Stanley Fischer on the Israeli economy

by on December 12, 2013 at 5:38 am in Books, Current Affairs, Economics, History, Political Science, Religion | Permalink

The word is that Stanley Fischer will be nominated to be #2 at the Fed, good news in my view.  Here is Ari Shavit recounting his meeting with Stanley Fischer:

…he [Fischer] utters the relevant figures in slow, measured, Anglo-Saxon Hebrew.  In the years 2004 to 2008, Israel’s average annual growth rate was 5.2 percent.  While the world was in crisis in 2010-11, Israel’s average annual growth rate was 4.7 percent.

…Fischer tells me there are four reasons for this success: reducing government spending dramatically (from 51 percent of GDP in 2002 to 42 percent in 2011); reducing the national debt significantly (from 100 percent of GDP in 2002 to 75 percent in 2011); maintaining a conservative and responsible financial system; and fostering the conditions required for Israeli high-tech to continue to flourish.

There is then a discussion of how Israeli R&D and starts-ups are so strong and how dynamic the tech sector is.  Fischer then turns to the problems:

“We have four problems,” he says.  “Our education system has deteriorated, and it endangers our ability to sustain technological excellence.  The employment rate among ultra-Orthodox men is only 45 percent.  Most Arab women do not work.  Fewer than twenty business groups control much of the local market and thus restrict competition.  Right now the high-tech miracle helps to conceal these four problems that are weighing down the wider economy.  But in the long term, these problems endanger Israel’s ability to remain prosperous and successful.”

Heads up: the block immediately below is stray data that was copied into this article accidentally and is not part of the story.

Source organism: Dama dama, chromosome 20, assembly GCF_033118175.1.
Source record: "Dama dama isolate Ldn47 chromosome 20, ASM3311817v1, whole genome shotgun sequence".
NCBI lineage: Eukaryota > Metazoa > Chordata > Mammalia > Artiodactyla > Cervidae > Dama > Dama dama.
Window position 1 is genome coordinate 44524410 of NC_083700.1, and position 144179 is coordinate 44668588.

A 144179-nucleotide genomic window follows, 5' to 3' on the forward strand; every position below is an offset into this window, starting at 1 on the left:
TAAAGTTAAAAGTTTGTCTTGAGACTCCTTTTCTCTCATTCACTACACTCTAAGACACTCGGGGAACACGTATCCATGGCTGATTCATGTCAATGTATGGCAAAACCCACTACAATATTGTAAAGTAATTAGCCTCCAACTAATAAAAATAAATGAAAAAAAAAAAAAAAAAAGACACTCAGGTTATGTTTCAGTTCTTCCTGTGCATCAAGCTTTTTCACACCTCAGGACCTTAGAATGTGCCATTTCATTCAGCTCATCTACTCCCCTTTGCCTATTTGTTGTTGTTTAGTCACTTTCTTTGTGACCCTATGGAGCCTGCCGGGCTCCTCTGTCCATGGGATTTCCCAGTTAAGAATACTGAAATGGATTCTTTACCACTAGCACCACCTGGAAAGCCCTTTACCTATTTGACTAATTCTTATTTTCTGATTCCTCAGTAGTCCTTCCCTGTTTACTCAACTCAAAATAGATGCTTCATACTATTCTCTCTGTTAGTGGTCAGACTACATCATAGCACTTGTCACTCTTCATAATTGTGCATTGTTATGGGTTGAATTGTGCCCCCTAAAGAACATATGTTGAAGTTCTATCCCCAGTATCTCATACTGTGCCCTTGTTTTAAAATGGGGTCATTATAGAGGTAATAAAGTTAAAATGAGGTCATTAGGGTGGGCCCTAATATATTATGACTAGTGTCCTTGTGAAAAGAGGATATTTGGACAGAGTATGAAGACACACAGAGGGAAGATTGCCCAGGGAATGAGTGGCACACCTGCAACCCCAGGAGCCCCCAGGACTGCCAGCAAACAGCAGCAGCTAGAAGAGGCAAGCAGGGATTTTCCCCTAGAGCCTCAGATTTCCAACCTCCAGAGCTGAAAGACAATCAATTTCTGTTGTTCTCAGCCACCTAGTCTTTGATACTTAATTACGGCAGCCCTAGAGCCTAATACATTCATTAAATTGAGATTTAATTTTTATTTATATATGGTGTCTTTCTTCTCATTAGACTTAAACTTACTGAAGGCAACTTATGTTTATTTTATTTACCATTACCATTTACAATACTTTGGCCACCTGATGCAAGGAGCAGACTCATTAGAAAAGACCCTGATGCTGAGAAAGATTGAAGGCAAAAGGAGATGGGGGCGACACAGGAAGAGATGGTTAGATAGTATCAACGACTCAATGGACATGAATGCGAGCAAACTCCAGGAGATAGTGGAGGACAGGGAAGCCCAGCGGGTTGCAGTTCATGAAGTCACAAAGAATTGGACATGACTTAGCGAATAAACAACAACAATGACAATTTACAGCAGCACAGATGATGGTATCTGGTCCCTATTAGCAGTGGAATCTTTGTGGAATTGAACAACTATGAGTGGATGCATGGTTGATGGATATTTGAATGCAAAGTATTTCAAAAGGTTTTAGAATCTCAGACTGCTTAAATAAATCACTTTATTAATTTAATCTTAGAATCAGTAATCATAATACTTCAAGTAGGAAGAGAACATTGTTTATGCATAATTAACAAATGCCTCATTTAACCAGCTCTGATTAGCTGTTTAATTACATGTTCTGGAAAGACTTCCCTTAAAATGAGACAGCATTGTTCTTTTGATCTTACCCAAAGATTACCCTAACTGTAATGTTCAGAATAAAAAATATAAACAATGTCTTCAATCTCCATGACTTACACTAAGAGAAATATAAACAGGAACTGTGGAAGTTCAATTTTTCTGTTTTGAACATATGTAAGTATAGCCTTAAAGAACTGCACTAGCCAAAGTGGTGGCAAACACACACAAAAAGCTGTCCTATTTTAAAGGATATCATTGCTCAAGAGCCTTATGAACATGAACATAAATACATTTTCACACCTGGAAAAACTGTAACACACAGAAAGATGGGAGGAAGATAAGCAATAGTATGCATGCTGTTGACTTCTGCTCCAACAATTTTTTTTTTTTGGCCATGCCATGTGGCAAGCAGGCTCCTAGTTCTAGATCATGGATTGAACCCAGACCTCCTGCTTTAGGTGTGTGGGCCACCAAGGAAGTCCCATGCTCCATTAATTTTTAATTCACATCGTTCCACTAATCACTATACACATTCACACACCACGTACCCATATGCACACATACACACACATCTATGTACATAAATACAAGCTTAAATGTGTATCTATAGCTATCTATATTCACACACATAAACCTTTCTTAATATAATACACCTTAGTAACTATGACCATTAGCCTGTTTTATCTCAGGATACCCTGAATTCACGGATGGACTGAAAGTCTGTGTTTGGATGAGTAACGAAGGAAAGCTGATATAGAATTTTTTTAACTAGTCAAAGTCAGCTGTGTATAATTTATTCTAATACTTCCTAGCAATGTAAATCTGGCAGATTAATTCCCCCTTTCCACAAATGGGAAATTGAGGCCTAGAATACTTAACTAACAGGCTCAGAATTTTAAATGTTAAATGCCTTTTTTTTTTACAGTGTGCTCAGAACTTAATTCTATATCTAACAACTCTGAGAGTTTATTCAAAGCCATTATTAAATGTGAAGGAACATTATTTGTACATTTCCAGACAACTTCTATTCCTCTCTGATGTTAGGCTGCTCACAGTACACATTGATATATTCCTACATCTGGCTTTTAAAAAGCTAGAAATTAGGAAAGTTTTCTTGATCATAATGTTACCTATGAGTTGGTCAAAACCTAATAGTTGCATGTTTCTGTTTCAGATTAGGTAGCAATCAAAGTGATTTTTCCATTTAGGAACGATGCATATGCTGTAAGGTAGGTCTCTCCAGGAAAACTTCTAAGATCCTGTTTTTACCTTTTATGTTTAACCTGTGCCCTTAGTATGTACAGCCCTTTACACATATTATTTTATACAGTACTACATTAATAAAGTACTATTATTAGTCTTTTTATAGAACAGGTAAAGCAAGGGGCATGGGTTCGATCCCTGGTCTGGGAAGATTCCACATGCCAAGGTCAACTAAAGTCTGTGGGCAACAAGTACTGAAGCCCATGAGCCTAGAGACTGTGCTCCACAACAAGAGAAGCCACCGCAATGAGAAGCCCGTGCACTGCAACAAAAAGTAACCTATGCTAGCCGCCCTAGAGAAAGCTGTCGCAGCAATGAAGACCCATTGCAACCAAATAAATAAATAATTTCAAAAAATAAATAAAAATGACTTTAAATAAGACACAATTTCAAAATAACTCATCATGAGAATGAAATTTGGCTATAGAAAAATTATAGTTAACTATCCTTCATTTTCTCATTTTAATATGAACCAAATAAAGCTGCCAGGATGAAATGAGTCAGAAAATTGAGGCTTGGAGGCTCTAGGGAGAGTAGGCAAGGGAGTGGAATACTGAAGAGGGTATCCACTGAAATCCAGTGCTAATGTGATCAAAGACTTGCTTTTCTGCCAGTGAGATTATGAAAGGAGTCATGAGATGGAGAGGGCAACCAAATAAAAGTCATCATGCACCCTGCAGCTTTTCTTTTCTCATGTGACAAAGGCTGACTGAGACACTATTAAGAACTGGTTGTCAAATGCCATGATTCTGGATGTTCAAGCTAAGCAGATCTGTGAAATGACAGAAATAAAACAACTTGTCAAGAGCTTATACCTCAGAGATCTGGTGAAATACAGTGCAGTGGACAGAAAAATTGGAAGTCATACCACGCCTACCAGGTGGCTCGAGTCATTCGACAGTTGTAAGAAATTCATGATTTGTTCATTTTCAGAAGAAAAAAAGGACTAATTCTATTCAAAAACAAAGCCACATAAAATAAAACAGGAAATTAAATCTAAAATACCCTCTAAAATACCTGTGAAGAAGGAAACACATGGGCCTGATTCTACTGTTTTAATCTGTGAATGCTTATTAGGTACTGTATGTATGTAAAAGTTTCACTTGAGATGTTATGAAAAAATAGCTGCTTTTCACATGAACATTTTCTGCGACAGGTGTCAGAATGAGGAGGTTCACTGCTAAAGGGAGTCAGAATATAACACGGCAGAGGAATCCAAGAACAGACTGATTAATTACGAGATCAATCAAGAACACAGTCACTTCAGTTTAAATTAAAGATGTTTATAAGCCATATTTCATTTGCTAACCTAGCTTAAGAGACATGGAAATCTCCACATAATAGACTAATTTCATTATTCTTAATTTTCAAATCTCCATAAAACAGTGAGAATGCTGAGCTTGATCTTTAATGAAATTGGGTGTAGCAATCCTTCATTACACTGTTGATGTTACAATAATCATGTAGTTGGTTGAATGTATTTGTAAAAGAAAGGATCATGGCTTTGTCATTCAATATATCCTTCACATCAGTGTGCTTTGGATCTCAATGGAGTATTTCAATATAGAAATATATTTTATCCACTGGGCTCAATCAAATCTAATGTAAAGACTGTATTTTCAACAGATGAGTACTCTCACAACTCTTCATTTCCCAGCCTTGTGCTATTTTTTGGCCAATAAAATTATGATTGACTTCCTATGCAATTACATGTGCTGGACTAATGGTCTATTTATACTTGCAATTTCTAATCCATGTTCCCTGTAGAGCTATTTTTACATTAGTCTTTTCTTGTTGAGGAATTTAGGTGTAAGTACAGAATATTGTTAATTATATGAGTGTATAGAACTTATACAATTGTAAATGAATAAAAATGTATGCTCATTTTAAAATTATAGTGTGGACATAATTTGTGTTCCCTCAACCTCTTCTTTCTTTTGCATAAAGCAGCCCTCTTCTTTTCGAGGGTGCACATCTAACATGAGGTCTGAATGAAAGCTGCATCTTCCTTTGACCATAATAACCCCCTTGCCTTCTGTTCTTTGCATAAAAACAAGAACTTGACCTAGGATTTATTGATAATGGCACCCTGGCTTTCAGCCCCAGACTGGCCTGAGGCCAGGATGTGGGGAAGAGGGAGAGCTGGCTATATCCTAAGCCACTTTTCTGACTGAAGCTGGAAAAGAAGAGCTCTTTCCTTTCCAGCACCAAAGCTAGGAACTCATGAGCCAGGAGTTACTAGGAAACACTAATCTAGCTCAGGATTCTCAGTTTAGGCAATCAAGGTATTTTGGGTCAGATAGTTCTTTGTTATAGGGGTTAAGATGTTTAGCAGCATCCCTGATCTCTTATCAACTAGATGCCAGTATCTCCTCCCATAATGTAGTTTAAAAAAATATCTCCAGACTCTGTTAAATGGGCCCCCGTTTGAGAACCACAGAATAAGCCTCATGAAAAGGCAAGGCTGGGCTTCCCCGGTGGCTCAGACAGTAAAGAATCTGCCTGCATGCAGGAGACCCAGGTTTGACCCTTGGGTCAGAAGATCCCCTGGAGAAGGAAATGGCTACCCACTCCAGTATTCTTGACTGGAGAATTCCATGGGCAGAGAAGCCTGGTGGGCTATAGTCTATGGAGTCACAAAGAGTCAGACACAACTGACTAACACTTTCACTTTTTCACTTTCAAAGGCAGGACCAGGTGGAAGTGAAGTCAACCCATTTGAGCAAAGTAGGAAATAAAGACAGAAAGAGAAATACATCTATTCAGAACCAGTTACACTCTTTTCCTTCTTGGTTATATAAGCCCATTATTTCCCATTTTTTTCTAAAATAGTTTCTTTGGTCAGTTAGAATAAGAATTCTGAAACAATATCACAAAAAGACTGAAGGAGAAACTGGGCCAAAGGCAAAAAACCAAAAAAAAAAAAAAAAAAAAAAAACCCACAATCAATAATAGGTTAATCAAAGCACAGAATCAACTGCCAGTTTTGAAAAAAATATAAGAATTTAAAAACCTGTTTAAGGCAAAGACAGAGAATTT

That is from Ari Shavit’s excellent new book My Promised Land: The Triumph and Tragedy of Israel, reviewed here.

Rahul December 12, 2013 at 6:59 am

Naive question but what’s the mechanism by which reducing government spending spurs growth rates? Not trying to be sarcastic.

I can understand how, say, a reduction in tax rates or devaluing your currency could spur growth but is there some fundamental way in which government spending directly hampers growth rates? Especially in the 5-10 year time frame discussed here.

Axa December 12, 2013 at 7:59 am

Interesting question, government can fund value added activities or just redistributes money?

If the money is used to finance activities than generate value added activities like technology export to other countries, $1 less of taxes may yield more than $1. If government redistribute taxes through food stamps, that $1 just yields $1 of food. But, things are not that easy, education is a value added activity that pays much later and that private business benefit from it a lot.

So, it’s not about saying 52% is too much and 42% is better, it’s about the purpose of government spending. In the specific Israel situation the spending reduction led to debt reduction. Fine, but don’t extrapolate.

TallDave December 12, 2013 at 9:38 am

It certainly can, but it has to seize money to do it, and it suffers from Friedman’s “other people spending other people’s money” efficiency problem, so it probably shouldn’t.

mulp December 12, 2013 at 3:57 pm

Should they be seizing money in the enterprise of seizing a couple years of the lives of young Israelis who work (but not those who refuse to work because they reject the existence of israel because it prevents the first coming of the messiah) in order to seize the land of non-Jews and to seize the liberty of even more non-Jews?